Fuchs’ dystrophy, also known as Fuchs endothelial corneal dystrophy (FECD), is a condition that affects the cornea, which is the clear cover over the front of the eye. The condition causes swelling of the cornea, leading to glare, blurry vision, and sensitivity to light. Fuchs’ dystrophy can also cause tiny painful blisters on the cornea. Most cases are mild and do not cause a major change to a person’s vision. However, in advanced cases, affected people may eventually lose their vision completely. In these cases, a corneal transplant is the only option to improve vision.
Fuchs’ dystrophy occurs when the cells that protect the cornea begin to die off and stop working properly. This situation leads to fluid buildup, swelling, and thickening of the cornea. Risk factors for Fuchs’ dystrophy include gender (being female), age (being over 50 years), and having a family history of the condition. Fuchs’ dystrophy can be inherited, but the genetics of the disease are unclear. Some cases of Fuchs’ dystrophy are caused by a change (mutation) in the COL8A2 gene, which provides instructions for the body to produce a protein that helps protect the cornea (collagen). Cases that are caused by mutations in the COL8A2 gene are inherited in an autosomal dominant pattern. This means a mutation in one of the two COL8A2 copies a person has is enough to cause the condition.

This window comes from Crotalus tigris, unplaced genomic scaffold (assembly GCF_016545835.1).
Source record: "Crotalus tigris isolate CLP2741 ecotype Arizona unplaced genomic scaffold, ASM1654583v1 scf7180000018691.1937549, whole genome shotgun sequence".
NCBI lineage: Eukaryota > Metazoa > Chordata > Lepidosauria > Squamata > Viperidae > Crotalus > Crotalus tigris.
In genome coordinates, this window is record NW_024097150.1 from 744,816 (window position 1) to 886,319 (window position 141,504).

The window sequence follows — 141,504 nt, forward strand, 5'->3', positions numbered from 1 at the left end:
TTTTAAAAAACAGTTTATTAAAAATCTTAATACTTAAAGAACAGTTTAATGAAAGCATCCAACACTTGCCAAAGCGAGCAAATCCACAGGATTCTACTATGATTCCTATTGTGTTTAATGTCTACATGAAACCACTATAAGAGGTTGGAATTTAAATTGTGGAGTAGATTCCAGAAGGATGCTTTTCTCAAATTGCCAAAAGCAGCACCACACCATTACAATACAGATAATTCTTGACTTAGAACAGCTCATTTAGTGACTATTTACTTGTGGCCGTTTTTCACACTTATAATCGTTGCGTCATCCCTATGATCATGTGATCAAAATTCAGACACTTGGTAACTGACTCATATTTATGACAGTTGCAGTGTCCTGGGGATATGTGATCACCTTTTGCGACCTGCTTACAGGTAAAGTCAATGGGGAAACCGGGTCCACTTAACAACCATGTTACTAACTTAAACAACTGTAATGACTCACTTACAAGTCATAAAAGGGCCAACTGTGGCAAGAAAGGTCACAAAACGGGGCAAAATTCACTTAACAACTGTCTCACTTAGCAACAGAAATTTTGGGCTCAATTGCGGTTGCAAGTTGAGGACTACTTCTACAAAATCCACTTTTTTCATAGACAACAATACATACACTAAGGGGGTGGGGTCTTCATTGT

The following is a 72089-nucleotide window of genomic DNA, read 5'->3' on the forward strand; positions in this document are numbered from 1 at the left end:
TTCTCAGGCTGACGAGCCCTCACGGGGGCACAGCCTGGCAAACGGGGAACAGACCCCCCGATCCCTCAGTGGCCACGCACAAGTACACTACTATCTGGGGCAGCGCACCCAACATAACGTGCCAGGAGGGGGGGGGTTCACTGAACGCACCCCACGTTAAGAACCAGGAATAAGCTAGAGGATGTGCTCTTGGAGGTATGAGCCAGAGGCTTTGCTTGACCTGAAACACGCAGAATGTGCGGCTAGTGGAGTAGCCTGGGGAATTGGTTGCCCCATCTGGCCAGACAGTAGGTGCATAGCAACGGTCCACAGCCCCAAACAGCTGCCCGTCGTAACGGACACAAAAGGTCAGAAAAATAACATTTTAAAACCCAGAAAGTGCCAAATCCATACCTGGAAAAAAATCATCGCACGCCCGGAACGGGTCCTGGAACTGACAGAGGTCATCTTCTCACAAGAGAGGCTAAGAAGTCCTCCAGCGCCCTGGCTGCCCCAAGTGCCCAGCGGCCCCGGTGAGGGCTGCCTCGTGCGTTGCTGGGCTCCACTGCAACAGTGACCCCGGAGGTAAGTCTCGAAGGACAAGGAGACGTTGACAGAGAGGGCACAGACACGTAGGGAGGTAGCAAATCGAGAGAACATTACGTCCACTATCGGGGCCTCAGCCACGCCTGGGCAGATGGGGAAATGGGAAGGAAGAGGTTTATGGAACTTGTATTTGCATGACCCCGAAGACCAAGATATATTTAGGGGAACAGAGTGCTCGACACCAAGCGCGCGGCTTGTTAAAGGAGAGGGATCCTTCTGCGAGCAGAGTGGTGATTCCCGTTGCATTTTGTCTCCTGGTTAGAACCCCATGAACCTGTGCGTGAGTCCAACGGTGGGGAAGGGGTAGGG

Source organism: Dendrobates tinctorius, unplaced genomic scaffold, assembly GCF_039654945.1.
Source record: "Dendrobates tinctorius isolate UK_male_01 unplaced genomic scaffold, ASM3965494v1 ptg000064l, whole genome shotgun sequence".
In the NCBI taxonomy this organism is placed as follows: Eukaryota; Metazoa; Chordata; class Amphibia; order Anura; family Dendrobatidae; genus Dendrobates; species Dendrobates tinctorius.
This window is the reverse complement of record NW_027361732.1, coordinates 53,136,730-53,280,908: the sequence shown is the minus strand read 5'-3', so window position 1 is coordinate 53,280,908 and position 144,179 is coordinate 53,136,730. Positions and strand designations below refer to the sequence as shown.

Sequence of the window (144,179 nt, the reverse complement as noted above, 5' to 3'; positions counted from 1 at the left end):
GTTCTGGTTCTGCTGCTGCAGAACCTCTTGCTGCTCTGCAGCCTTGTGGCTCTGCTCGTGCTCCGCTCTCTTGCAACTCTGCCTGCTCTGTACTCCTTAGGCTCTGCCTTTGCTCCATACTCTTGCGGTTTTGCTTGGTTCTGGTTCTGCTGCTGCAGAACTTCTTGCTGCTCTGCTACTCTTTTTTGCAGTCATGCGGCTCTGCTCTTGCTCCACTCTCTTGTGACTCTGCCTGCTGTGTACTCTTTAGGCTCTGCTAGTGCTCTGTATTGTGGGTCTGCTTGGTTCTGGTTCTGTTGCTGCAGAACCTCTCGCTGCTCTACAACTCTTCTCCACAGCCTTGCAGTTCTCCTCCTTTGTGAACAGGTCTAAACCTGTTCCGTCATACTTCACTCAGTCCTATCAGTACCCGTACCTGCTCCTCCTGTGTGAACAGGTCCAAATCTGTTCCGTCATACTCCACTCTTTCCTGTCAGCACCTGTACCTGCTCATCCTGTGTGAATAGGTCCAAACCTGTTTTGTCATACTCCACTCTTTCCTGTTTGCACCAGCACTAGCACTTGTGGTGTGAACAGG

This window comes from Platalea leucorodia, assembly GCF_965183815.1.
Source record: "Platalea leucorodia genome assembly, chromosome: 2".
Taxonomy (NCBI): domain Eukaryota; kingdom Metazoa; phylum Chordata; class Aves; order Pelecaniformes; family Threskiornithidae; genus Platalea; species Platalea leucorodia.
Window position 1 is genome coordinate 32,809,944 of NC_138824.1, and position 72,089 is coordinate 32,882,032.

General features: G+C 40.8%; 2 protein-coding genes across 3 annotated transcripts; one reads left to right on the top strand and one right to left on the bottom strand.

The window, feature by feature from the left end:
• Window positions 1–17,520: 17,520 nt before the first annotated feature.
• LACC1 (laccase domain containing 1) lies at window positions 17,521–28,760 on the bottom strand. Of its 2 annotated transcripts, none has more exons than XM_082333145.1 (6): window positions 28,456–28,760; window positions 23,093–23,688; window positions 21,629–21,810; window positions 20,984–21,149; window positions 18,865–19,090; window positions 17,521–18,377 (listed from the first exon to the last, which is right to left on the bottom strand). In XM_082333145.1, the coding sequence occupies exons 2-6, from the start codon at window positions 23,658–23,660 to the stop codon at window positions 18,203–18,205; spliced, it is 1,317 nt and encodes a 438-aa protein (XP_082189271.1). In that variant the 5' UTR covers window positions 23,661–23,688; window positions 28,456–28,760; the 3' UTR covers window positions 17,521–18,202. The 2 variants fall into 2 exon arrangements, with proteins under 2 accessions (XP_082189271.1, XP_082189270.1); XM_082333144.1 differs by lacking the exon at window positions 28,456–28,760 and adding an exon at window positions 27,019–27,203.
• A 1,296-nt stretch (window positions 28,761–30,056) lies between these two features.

Fuchs’ dystrophy is typically diagnosed by an eye doctor (ophthalmologist) during a detailed eye exam. There is currently no cure for Fuch's Dystrophy, but there are medical treatments, such as medications and soft contact lenses, that can help reduce glare, and relieve pain. Surgical procedures can be used to treat advanced Fuch’s dystrophy. If you have been diagnosed with Fuchs’ dystrophy, talk with your doctor about all current treatment options. Support groups can provide additional information and connect you with other families affected by Fuchs’ dystrophy.